by MICHAEL WOODHEAD
Eight years ago, the Chinese government took a rather drastic step to clean up fraud and corruption in its drug regulator - it shot the director of the State Food and Drug Administration. However, this has now been shown to be just another example of the uselessness of capital punishment as a deterrent, because the Chinese government has now announced ANOTHER crackdown on pharmaceutical drug registration fraud.
Although not spelling it out as such, the Chinese ministry of health has basically admitted that there has been ongoing and widespread clinical trial fraud since 2008. Not exactly a ringing endorsement for the succesors to the hapless Zheng Xiaoyu (above).
Despite efforts to correct the situation, the new director of the China FDA, Bi Jingquan (in office since 2015) has announced that the problems of clinical trial fraud have not been fixed. On 22 July he issued proclamation 117, which states that the China FDA is to review the registration applications for more than 1600 drugs, to verify the data as genuine. In a sign of how bad things are, the China FDA has described this as a "last chance amnesty" for all the naughty companies who have submitted false data to come clean. Leniency for those who confess ... and for those who don't - three years exiled in the wilderness. Yes, the China FDA is going to blacklist the drugs and companies that are found to have acted fraudulently - if they don't put their hands up and admit to it. They will be banned from re-submitting any drug registration applications for at least three years.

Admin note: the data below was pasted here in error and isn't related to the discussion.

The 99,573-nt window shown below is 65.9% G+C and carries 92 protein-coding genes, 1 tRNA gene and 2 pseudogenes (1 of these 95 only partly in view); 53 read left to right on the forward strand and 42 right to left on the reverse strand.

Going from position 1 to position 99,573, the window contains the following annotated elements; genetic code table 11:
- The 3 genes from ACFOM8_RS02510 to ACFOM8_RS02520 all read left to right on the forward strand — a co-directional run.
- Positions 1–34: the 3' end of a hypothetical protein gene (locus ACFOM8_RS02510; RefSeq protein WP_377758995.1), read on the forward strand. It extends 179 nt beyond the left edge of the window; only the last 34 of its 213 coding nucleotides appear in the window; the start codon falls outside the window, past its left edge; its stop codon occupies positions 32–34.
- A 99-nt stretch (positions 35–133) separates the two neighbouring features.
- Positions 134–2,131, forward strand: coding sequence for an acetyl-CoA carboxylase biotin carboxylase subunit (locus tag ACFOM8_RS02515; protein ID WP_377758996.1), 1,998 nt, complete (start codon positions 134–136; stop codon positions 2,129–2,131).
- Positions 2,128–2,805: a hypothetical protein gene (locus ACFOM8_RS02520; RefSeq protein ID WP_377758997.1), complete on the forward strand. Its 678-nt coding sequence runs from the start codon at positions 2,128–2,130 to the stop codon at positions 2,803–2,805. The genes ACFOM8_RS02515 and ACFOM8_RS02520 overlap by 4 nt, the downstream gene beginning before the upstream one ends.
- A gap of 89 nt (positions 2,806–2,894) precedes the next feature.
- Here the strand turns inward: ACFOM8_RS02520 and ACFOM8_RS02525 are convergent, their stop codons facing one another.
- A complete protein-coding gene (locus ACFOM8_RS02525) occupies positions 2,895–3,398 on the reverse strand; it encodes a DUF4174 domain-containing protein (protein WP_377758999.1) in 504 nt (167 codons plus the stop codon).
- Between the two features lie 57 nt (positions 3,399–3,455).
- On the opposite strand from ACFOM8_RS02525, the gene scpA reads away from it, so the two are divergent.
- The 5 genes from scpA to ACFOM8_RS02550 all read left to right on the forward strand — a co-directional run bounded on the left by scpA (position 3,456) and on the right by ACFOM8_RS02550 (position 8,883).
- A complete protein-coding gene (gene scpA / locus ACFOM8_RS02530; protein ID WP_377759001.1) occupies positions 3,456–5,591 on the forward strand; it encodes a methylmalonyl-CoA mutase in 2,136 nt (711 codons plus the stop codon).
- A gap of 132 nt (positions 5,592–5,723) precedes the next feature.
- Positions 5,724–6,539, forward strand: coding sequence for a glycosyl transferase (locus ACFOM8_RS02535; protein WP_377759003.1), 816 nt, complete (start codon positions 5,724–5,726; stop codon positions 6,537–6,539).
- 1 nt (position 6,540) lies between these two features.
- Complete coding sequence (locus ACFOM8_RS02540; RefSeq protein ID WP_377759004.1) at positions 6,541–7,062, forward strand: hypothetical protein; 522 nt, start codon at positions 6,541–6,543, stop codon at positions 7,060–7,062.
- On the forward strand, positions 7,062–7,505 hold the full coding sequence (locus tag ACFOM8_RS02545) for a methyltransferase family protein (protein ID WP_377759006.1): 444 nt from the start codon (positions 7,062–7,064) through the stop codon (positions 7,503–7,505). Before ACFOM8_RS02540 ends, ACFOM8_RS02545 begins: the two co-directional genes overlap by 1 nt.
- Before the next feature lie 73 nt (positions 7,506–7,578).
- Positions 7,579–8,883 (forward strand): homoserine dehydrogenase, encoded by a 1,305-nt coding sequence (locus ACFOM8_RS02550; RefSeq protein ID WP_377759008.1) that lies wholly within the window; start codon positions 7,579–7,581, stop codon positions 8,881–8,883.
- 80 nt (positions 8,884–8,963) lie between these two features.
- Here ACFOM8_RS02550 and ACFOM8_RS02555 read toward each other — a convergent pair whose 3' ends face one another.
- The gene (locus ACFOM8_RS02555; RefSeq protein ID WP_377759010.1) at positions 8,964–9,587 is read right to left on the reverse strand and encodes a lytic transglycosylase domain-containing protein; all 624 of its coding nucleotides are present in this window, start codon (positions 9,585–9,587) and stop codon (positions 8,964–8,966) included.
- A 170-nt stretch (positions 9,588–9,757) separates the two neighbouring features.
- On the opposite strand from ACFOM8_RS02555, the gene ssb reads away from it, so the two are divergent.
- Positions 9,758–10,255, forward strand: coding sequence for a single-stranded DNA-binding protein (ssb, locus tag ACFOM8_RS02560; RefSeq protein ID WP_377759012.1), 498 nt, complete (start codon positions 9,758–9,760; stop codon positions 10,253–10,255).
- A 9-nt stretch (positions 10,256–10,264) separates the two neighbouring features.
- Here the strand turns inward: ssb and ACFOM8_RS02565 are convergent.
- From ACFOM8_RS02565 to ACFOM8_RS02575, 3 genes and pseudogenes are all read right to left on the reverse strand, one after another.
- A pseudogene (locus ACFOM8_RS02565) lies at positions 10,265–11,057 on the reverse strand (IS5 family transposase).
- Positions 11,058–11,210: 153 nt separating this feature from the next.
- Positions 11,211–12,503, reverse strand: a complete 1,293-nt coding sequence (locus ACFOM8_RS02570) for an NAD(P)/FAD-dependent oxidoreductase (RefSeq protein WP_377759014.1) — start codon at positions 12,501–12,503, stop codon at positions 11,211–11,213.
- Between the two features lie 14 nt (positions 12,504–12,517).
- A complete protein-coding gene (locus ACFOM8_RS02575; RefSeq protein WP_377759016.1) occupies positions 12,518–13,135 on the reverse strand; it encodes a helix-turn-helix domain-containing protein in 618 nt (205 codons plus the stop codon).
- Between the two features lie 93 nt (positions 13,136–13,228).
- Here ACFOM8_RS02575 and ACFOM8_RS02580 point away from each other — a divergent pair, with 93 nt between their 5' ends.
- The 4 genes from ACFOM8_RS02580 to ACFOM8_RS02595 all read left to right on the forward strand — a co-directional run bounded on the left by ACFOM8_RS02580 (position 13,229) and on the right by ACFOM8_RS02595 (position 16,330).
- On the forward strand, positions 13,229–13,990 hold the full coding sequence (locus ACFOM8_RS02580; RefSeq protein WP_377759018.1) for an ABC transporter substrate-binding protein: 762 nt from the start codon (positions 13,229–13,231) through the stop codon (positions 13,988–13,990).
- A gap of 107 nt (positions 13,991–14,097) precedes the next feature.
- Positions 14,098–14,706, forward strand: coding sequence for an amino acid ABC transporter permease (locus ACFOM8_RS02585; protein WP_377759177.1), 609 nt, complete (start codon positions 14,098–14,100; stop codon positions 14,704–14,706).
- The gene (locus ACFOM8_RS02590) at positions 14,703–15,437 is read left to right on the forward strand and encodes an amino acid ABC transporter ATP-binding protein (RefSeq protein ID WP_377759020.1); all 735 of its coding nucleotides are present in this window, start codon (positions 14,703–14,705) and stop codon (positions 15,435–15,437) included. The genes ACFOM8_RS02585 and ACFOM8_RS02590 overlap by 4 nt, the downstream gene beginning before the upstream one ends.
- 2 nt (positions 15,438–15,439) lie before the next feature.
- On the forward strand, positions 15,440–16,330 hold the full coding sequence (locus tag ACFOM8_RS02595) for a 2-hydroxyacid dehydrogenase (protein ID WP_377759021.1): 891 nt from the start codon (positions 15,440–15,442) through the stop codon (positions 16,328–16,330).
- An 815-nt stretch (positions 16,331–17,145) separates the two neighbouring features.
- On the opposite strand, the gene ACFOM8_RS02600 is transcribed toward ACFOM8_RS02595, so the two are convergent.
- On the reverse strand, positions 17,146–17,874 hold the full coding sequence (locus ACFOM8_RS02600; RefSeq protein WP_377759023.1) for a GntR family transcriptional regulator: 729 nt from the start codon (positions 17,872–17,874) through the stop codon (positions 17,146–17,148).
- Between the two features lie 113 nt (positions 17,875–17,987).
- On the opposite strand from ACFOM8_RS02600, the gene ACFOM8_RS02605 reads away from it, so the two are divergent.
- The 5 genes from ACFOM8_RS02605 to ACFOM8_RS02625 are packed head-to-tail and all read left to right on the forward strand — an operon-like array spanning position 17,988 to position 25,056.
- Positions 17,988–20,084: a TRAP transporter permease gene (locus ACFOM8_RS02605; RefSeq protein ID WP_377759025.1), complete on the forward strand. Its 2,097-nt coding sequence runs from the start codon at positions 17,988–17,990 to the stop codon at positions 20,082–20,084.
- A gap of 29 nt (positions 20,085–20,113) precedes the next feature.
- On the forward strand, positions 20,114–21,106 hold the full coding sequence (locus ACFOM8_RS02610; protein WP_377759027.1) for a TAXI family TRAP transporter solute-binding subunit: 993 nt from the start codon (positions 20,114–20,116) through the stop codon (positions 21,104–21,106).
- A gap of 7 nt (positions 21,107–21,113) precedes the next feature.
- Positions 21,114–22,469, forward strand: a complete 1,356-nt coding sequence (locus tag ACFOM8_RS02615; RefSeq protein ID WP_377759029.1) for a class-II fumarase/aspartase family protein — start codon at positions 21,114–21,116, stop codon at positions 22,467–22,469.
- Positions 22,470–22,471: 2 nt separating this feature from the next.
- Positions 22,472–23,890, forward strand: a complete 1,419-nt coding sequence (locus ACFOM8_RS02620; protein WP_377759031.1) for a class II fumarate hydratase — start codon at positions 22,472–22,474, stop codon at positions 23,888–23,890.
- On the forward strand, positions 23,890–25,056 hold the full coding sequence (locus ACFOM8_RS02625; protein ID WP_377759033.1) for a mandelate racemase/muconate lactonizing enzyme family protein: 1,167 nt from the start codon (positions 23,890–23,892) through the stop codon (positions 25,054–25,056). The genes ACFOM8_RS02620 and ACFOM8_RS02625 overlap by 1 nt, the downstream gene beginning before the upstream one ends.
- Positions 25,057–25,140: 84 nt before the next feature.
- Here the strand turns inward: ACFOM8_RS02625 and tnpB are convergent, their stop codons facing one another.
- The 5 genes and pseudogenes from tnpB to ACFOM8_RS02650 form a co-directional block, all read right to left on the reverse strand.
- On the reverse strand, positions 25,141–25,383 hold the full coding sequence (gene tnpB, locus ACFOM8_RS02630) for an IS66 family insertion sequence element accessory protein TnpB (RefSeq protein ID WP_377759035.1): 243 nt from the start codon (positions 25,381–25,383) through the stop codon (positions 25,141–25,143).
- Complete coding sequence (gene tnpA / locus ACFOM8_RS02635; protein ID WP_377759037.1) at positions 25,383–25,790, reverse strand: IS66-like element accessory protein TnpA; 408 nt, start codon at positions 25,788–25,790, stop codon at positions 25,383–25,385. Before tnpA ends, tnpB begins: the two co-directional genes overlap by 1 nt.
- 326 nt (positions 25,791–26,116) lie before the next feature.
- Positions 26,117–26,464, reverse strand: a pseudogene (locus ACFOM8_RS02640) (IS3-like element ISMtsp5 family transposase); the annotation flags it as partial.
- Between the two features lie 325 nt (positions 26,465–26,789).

Not surprisingly, the pharmaceutical industry is not happy with this situation. In fact, they are shitting bricks and calling it "7-22" - the industry's play on 9-11. They know the government means business this time because of what happened to GSK - the Anglo-US company was fined a whopping 3 billion yuan ($489 million) for dodgy goings on within its sales force.
But to be fair on Big Pharma, it's not all their fault. The real villains are the so-called Clinical Research Organisations (CROs), which are agencies that actually do most of the local clinical trial work on behalf of the pharma companies. According to Caixin magazine, industry insiders acknowledge that the CRO sector in China is riven by fraud and corruption. Pharma companies pay the CROs to obtain the clinical trial data for China and submit it to the regulators. However, it's an open secret that the trials allegedly run in China's hospitals have been fixed or faked, and the regulators bribed or blindsided.
To use the words of a regulatory agency insider, "the chaos has not been effectively curbed" since 2008 and therefore the CROs are being invited to undergo a period of "self examination" and verification of their results. The China FDA is tearing up its 2001 guidelines for drug registration and is starting afresh with more rigorous rules. The CROs have a chance to correct their irregularities or will be banished for three years. It is hope the shake-up will clean out what it currently a rotten and severely compromised sector - but this remains to be seen.
The last word goes to an insider at a reputable company - he says the short term effect may well be a kick up the arse for the CROs and the pharma industry, but old habits die hard. He says the only way to achieve positive long term change is to overhaul the management of CROs and pharma companies - and build expertise based on technical and scientific ability, not an ability to bend the rules